While on-trade sales through bars, restaurants and hotels have inevitably been hit hard by the closure of the hospitality industry due to the coronavirus, off-trade sales through shops and supermarkets have been ‘very encouraging’ as chairman Bill Ronald put it.
Sales in the UK are evenly split between the on-trade and the off-trade, with the latter seeing a 24% pick-up in April, the first full month of lockdown. The firm says it has seen ‘continued positive momentum since, reflecting increased at home consumption during the period.’
As well as an increase in supermarket sales, the core tonic range has registered ‘notable growth in the convenience channel as consumers increasingly supplement or substitute their trips to large grocery stores.’
In the US, the off-trade represents close to three quarters of sales and since the start of lockdown sales have grown ‘extremely strongly.’ According to data from consultants Nielsen, which covers just under half of FeverTree’s US off-trade sales, growth in the four weeks to 18 April was 98% followed by a 96% increase in the four weeks to 16 May.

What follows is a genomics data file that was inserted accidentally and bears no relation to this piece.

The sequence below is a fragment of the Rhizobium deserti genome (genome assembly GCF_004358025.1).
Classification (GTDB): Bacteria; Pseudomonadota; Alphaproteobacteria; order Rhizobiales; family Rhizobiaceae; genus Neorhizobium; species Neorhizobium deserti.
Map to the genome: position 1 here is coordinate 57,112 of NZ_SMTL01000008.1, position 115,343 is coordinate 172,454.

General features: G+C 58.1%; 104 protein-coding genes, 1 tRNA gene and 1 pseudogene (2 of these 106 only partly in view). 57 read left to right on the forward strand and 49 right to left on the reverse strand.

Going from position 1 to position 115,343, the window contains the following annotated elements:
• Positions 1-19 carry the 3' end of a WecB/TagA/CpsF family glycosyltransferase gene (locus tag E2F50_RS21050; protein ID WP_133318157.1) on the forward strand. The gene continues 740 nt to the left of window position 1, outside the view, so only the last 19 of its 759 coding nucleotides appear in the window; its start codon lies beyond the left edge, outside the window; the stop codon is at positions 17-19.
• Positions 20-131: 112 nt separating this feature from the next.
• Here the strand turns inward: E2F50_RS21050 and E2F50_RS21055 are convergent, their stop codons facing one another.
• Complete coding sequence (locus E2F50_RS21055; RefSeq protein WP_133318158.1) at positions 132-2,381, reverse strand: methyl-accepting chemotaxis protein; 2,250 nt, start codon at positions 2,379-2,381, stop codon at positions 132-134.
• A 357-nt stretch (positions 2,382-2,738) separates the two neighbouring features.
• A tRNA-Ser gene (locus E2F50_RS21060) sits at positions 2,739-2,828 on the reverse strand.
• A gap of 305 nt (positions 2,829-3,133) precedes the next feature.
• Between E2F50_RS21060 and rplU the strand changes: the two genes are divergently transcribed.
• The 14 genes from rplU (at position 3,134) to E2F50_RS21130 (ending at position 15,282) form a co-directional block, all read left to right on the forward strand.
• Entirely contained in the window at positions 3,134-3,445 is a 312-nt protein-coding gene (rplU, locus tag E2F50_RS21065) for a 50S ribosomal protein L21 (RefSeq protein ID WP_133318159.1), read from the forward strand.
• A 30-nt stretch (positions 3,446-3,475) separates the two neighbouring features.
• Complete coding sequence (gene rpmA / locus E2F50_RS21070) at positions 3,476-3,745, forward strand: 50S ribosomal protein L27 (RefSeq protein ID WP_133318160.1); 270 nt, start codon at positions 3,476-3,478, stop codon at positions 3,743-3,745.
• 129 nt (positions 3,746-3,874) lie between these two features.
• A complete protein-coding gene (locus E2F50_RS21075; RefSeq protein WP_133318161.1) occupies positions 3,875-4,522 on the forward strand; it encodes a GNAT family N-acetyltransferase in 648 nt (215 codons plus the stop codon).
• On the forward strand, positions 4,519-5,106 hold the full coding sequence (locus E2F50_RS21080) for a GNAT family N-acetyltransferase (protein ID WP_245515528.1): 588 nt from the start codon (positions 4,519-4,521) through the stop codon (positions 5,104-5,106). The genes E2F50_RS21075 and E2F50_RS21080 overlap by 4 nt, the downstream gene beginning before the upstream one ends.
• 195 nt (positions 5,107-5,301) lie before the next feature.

While some of this growth has come from the new distribution deal signed last year, which has led to increased product availability, it also reflects the growing strength of the brand with US consumers and the trend towards premium, long drinks.
European sales have been more mixed as Southern Europe is geared towards sales through restaurants and bars while Northern Europe is weighted more towards the off-trade, but FeverTree is still the leading premium mixer brand.
While the board isn’t giving any financial guidance for this year beyond the fact that sales and margins will be impacted, it has plenty of liquidity (£128m of net cash at year-end) thanks to its asset-light model and is taking the opportunity to increase its marketing in order to capitalise on the reopening of the on-trade.
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Disclaimer: The author Ian Conway owns shares in Fevertree Drinks